A technology based on biology, especially when used in agriculture, food science, and medicine. Pre-1970, the term was primarily used in the food processing and agriculture industries, but it has since expanded to refer to genetic engineering, artificial selection, and hybridization.
The reason why this term is included in NetLingo is because while it combines disciplines like genetics, molecular biology, biochemistry, embryology, and cell biology, it is in turn linked to practical disciplines like chemical engineering, information technology, and robotics.
Wireless applications of the future will know what you're doing, where you're doing it, and maybe even why. The idea is known as "conceptually aware" software and networks.
Wirelessapps will be able to sense what information users need and when they need it based on who they are, the time of day, and what tasks they're working on. Then they'll deliver that information using push capabilities and alerts. For example, you'll be able to receive the information you need through e-mail messages and even voice.
It will work like this: When you get in your car, the network will know it, and it will know that it's 7:30am. Your network access will automatically switch from your computer to your phone to your car as you move through your day. It'll send you information that the freeway you're about to enter is backed up and provide an alternate route.
The key to contextually aware apps will be wireless sensors that collect and disseminate data. There will be sensors throughout your house and cities will be sensor-rich. Other examples we may see around the year 2015 are instruments that you wear to monitor a chronic health condition, or knowing whether a co-worker is available and whether he's giving a presentation in a conference room, talking on the phone, or even just moving among offices.
Sentiment analysis is a research method that aims to determine the attitude of a speaker or a writer with respect to a particular newsgroup topic, blog post, website comment, or overall tonality of a document or Web page. The attitude may be his or her judgment (or evaluation), the emotional state of the author, or the intended emotional communication.
The basic task of sentiment analysis is to classify the emotional degree of a given word in a document or sentence--whether the expressed opinion is positive, negative, or neutral. Beyond the basic emotional degree of a statement, sentiment classification looks, for instance, at emotional states such as "angry," "sad," and "happy."
However, senitment analysis can be tricky when performed by computers (or algorithms) because they often lack the "sentiment" of humans; in other words, computers do not always understand the semantics associated with feeling. For example, if a user describes a particular game as being "sick" in a gamer blog, it means something good, but the same word "sick" is not associated as a positive sentiment within health-oriented websites.
The rise of social media, such as blogs and social networking, has fueled interest in sentiment analysis. With the proliferation of reviews, ratings, recommendations and other forms of online expression, online opinion has turned into a kind of virtual currency for businesses looking to market their products, identify new opportunities and manage their reputations. As businesses look to automate the process of filtering out the noise, listening to the conversations, and identifying the relevant content so as to act appropriately, many are now moving away from market research and looking to the field of sentiment analysis. According to Wikipedia, if Web 2.0 was all about democratizing publishing, then the next stage of the Web may well be based on democratizing data mining of all the content that is getting published.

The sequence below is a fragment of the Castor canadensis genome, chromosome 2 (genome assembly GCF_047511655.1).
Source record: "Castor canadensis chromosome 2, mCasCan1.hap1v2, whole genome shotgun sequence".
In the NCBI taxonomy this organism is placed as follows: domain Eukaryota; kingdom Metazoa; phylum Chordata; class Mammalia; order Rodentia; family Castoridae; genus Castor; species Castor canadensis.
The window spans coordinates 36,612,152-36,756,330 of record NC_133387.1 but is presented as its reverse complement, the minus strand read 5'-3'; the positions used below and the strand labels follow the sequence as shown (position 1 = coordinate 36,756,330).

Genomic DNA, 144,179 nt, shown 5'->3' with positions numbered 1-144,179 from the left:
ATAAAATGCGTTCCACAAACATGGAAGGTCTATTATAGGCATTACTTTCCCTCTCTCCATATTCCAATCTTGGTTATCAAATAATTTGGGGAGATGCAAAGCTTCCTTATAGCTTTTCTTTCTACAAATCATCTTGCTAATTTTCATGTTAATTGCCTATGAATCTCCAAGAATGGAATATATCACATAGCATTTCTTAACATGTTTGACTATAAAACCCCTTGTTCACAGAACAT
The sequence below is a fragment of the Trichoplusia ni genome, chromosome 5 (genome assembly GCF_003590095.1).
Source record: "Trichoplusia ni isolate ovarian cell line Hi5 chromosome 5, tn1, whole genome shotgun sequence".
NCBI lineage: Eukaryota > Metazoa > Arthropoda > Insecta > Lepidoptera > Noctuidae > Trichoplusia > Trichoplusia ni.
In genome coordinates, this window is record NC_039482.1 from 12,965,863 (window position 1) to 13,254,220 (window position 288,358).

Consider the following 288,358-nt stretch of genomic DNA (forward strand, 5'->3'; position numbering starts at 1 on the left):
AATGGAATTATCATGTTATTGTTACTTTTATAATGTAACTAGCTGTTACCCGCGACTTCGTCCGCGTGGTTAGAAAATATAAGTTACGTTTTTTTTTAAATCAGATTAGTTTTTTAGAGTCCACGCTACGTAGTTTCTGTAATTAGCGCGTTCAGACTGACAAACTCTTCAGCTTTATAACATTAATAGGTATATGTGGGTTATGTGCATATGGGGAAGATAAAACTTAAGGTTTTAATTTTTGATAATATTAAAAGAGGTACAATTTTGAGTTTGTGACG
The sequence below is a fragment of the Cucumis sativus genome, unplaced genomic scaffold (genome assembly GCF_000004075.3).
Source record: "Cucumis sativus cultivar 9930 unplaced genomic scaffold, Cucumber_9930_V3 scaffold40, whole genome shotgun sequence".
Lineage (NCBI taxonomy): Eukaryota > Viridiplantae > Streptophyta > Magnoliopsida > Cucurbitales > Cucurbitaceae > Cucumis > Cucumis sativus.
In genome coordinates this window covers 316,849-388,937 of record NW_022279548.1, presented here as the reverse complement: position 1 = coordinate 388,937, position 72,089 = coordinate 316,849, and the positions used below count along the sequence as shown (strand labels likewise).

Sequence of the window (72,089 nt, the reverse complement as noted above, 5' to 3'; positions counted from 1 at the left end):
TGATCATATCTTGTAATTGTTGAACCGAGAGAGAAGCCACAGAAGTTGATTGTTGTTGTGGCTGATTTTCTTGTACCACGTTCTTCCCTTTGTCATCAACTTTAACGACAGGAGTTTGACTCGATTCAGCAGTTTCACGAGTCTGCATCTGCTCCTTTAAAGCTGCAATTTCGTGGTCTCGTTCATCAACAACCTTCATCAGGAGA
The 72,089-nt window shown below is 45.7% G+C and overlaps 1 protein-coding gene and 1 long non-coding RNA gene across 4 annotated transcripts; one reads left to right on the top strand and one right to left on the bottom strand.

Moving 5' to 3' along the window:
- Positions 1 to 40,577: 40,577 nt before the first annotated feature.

This refers to electrical devices or machines that "can be plugged in" and make use of actual electrons (such as hardware). It also refers to that which is digital and makes use of binary numbers (such as software).
A form of education in which the student learns by executing special training programs on a computer (primarily via CD-ROM or a bunch of floppies). Unlike Web-based training programs, CBT does not require an Internet connection. CBT is especially effective for training people to use computer applications, because it can be integrated within a tutorial so that students actually use an application as they study it.
A standard script for running programs on a server from a Web page. CGI programs (also called scripts) can be run independently and were designed to be external so they can run under various (possibly different) servers interchangeably. The most common CGI scripts found on the Web are programs that process the information a user enters on a form. For example, whenever you fill in information or choose from a list of radio button options on a Web page, you are most likely filling out a CGI form. Once you hit the "submit" button, the form is sent to the server. There, the form's output is handled by a CGI script, which will call on other programs as necessary (such as a database search engine or a mailer program). Gateways conforming to this specification can be written in any language that produces an executable file. Some of the more popular languages that use CGI include: C or C++, Perl, Python, TCL, shells, and many others.
A person who plays any one of many electronic games, including video games, PC games, online games, handheld games, wireless games, and interactive TV games. The term "gamer" is usually reserved for enthusiasts who are considered to be experts in the realm of playing interactiveonline games.
For the largest list of Internet acronyms and text message jargon, click on "more info" below!
A customized domain name. As of June, 2011, a Web address can only end with one of 22 suffixes — .com, org or .org|.org]] and .net are among the most popular — but soon websites will end with more tailored suffixes such as .kids, .shop or .nyc (known as a brand domain).
The body in charge of deciding the rules for website names, ICANN (International Corporation for Assigned Names and Numbers), announced in June, 2011 that it will liberalize the market of address endings — also known as gTLD’s, generic top-level domains — allowing anyone to choose whatever suffix they want for their website, including ideograms and Arabic characters.
An input/output (I/O) device that allows you to send commands to a computer that's somewhere else. At a minimum, a terminal consists of a keyboard, a display screen, and some simple circuitry. Usually, on a PC, you will use terminal software such as Telnet, which emulates or pretends to be a physical terminal, allowing you to type commands to a remote computer.